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When comparing two different algorithm implementations (thus, not caring for their absolute, but only relative performance) am I better off forcing Java to only run interpreted code?

That is, would I be better off with the -Xint flag on?

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4 Answers 4

up vote 8 down vote accepted

I don't think you'd be better disabling JIT.

Either you decide to measure the abstract, asymptotical performance (and in this case you definitely want the big-O notation), or you decide to measure the performance of a given implementation on a given machine for given input data.

If you decide to go for the latter, then it would be pointless to disable JIT: what you want is to measure performance in a realistic environment, and in a realistic environment you'd generally have JIT compilation.

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From a theoretical standpoint, yes, that should guarantee that you'll get accurate results about how efficient one is compared to the other. And if one takes much less time, the result is pretty obvious.

However, it's possible in some cases (though I don't think very likely) that the algorithm you thought was slower will be more suited to JITing, and it will be faster when Java is allowed to optimize it.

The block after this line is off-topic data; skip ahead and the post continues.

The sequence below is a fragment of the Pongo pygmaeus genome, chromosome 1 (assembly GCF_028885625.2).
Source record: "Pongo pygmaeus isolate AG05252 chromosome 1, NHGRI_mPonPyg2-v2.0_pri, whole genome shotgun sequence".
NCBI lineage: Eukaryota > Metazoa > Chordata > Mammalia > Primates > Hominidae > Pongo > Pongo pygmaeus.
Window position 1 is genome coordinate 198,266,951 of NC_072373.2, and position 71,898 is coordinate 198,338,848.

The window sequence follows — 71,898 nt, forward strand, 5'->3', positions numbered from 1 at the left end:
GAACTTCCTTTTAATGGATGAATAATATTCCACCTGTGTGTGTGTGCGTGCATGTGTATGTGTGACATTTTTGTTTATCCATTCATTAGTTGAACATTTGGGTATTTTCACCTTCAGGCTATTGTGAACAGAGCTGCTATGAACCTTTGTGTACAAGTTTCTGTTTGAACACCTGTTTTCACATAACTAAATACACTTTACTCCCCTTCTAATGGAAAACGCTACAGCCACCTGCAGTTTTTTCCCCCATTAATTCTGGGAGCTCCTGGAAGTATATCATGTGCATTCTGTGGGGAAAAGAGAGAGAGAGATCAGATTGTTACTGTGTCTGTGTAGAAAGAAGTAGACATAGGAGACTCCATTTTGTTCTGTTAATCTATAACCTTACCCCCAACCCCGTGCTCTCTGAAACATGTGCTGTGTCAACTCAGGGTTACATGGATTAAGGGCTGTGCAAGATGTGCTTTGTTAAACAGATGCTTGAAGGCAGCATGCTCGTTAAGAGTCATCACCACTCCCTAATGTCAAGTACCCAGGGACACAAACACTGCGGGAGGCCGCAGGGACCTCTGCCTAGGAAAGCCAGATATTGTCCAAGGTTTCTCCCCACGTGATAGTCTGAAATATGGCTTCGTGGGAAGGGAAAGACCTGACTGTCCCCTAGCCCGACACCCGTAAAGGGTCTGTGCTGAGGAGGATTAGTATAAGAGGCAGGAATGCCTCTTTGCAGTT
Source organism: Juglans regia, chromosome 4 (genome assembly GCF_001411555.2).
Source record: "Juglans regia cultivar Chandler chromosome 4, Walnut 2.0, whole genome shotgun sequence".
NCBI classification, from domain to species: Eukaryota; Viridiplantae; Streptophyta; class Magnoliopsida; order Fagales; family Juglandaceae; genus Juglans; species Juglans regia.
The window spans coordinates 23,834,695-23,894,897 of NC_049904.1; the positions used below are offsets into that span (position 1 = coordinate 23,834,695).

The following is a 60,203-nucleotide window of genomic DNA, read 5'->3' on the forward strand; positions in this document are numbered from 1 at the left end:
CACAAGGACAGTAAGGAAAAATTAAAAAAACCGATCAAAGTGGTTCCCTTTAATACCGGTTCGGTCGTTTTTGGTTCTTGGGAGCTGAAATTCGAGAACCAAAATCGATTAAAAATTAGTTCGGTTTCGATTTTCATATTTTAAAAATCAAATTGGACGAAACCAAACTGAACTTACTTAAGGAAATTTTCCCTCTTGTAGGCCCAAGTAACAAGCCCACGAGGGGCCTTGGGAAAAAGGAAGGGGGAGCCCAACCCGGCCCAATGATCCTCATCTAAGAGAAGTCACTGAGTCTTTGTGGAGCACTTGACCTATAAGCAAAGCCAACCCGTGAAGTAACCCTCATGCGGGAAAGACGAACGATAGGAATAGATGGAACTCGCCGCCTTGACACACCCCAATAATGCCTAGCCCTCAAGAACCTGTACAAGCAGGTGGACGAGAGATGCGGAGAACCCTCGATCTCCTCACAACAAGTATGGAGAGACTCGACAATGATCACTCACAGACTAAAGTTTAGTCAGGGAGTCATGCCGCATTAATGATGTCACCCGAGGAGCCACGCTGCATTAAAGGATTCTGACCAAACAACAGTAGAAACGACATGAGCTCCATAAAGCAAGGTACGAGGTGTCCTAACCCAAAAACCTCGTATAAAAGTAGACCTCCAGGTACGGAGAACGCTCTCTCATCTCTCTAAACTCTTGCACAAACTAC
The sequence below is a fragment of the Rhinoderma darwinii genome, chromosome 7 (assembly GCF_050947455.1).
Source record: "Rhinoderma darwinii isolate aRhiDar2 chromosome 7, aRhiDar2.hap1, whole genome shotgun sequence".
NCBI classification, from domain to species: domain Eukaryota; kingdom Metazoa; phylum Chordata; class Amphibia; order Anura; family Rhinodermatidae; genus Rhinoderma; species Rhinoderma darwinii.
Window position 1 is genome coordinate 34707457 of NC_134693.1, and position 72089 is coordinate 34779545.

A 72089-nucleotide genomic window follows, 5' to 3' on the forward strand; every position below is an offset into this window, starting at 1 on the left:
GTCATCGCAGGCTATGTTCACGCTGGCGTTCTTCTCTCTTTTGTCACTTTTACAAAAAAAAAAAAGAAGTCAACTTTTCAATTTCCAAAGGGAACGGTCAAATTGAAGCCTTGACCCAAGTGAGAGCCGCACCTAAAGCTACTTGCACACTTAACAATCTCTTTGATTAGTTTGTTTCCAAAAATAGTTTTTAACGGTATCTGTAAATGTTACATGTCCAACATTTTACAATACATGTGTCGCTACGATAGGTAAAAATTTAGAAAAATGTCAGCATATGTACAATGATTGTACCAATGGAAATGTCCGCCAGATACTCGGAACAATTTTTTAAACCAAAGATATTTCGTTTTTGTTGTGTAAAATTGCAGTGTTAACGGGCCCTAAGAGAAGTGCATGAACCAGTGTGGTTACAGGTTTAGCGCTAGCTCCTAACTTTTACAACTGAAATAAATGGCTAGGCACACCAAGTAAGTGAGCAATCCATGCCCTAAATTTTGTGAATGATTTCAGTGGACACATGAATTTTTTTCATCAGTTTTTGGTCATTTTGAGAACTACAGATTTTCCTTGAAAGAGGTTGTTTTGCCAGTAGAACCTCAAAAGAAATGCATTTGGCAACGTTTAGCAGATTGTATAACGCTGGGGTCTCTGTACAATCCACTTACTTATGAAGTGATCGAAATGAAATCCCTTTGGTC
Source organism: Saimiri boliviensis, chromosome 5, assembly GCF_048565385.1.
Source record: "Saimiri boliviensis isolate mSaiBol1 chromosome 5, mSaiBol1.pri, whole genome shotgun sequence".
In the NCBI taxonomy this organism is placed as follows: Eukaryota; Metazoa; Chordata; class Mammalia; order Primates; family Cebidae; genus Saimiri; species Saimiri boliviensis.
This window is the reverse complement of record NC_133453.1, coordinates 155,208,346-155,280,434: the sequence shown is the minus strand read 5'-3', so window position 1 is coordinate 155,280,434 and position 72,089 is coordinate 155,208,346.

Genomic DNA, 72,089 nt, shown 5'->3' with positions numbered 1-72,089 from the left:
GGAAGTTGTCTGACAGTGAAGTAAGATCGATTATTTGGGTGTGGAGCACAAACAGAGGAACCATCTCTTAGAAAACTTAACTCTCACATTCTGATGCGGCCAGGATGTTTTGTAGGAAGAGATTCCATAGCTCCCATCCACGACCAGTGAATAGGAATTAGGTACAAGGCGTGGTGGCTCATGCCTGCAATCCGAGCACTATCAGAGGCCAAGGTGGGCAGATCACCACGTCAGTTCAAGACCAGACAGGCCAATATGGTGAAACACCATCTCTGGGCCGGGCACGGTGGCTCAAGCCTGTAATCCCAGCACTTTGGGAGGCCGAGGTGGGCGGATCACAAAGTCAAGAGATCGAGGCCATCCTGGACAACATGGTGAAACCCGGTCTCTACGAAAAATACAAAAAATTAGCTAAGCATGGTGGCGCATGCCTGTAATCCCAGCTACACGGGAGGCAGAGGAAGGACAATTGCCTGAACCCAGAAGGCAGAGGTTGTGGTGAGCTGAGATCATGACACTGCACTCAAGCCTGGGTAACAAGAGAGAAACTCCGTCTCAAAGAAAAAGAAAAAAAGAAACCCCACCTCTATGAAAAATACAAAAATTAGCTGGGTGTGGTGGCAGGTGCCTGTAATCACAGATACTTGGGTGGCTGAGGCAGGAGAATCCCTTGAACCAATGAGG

The usual way to measure performance in Java is to let it "warm up" first - run the algorithm a few times (see -XX:CompileThreshold) first to get it to compile, and then time it.

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Both.

If you are performing a benchmark, you want to have information of which environment settings affect performance.

You may not be able to run your algorithms with all the computer configurations available, but seeing the effect of turning on/off JIT should be considered.

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Why exactly would I want to profile with a setting I'm never going to actually run in production? Seems completely pointless to me... –  Voo Mar 5 '12 at 12:56

the question is...will you be disabling JIT in production as well...the art in performance analysis is ensuring you are indeed measuring the same very thing (model) that you are trying to observer, understand and optimize.

if you want to compare algorithms without actually profiling their behavior under realistic conditions (load, env, state,...) then you could use the tried and tested method of creating a cost table for each execution cost driver and then summing those costs across executions (or walkthroughs) of the test.

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